Don't drop the mask, recycle it!
In this new blog post, Becky Hammerton, a University of Winchester PhD student in the Centre for Animal Welfare, shares a personal story which highlights how important it is for us all to dispose of our single-use face coverings carefully in order to protect our environment, wildlife and our much loved animal companions.
Please note that there is a photo further down the page that some readers may find upsetting.
We're all still getting used to the changes we've had to make over the last couple of years as a result of the COVID-19 pandemic. Face coverings are still keeping us safe and making sure we can go about our lives with a bit more normality again.
However, there's one serious issue: a lot of people are just discarding their single-use face masks thoughtlessly. I'm sure you've all seen at least one when you've been out and about: I'm right aren't I?
As a University of Winchester PhD student in the Centre for Animal Welfare, I'm committed to protecting nature and preserving our beautiful environment. We all know and have heard of the climate crisis and plastic pollution: pollution is rife but it seems we've got a new issue with discarded masks.
What's caused all this concern? I'm sure most of you have already seen pictures on the internet of wild animals getting caught up in masks. It's extremely sad, but recently it came a bit closer to home for me.
My saviour during lockdown was our family dog, Milo, a three-year-old cockapoo. Taking him on his daily walks kept me sane, meant I got some fresh air and he was my real study buddy.
But unfortunately, last month Milo found a mask that was wrapped around a bone. Whilst we're hoping it didn't have malicious intent and prefer to think someone discarded the mask after a snack or that it was pulled out of the bins by a fox, the scent of the bone meant Milo forgot all training of 'drop', 'leave' and 'give'. We managed to get the bone off him, but in doing that the ear string of the mask snapped and he ingested the rest of the mask in one.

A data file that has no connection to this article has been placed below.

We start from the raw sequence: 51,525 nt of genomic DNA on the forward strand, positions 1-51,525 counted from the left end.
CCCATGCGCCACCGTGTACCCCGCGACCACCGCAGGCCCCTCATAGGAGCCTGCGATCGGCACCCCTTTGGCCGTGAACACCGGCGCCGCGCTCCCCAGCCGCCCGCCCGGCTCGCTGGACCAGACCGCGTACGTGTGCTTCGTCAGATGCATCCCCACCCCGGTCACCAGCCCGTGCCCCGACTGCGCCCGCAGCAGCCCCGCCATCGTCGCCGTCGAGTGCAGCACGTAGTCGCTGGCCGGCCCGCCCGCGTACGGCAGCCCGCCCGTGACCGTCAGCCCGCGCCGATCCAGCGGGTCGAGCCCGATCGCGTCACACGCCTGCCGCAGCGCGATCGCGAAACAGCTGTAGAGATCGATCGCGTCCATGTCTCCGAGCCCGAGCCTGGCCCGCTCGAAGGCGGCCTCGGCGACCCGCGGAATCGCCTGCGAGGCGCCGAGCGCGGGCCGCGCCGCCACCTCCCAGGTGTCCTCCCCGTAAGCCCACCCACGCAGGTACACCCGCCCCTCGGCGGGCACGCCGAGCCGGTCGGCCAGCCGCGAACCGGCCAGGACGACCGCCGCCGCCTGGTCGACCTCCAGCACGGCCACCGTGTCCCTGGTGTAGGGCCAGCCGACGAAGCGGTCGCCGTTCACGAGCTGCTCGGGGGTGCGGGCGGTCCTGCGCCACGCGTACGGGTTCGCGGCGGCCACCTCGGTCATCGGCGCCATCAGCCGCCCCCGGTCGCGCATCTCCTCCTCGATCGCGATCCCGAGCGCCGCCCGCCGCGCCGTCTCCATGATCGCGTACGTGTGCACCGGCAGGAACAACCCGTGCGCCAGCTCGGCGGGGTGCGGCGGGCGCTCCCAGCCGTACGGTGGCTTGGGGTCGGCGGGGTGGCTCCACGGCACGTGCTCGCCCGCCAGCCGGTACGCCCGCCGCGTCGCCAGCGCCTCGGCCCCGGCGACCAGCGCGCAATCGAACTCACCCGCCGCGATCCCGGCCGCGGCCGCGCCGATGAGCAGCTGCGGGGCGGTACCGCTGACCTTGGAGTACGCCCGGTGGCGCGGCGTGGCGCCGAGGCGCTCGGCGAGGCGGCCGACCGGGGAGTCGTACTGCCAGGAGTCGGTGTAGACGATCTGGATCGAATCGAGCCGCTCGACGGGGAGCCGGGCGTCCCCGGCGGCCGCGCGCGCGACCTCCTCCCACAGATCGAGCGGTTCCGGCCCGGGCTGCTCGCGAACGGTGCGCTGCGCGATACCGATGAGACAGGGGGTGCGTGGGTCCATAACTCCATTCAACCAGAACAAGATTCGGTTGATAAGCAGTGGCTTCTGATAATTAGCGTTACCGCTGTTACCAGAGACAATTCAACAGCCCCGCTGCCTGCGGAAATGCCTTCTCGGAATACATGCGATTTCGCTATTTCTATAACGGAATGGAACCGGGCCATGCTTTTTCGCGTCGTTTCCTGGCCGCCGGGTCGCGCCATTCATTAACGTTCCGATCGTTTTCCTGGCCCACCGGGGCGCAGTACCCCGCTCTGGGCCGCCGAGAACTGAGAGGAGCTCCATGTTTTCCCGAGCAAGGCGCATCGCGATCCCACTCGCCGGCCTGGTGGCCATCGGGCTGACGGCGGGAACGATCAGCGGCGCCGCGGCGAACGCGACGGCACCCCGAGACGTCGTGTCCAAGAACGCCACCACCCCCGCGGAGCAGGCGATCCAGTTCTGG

A swift trip to the vets and some x-rays found that the mask had a metal nose clip. This is brilliant in making sure the mask fits tightly around your face, not so brilliant for the animal who won't be able to pass it naturally without risk of internal injury. After a sleepless night and emergency surgery the next morning, a very sleepy dog returned home and has made a good recovery.
But reading up online we soon saw that the same thing has happened to a lot of dogs, with very sad outcomes in some cases.
Milo after surgery Photo: Rebecca Hammerton
Whilst I still wear a face mask in every indoor space and crowded spaces to protect myself and others - and I completely encourage everyone to do the same - I just can't stop but think I need to do more about how face masks are being thoughtlessly and dangerously discarded after use.
I've been part of a campaign, with the charity People's Dispensary for Sick Animals (PDSA) who treated Milo, and we managed to reach over 200 newspapers and websites with a potential reach of over 22 million people through our press release and have raised over £100 for the PDSA via our Just Giving page.
There are PPE recycling points at the University of Winchester's Physiotherapy teaching facility, which is in the main city centre. We also hope to get a PPE recycling point on the King Alfred Quarter in the next few weeks. You can also recycle face masks in certain high street shops (Wilko and Morrisons).
So, what's the message? If you can, recycle your face masks once you have finished with them. If you can't, please dispose of them properly, don't litter, and don't add another problem to the challenges our environment is facing.
We can all make a difference, one step at a time.
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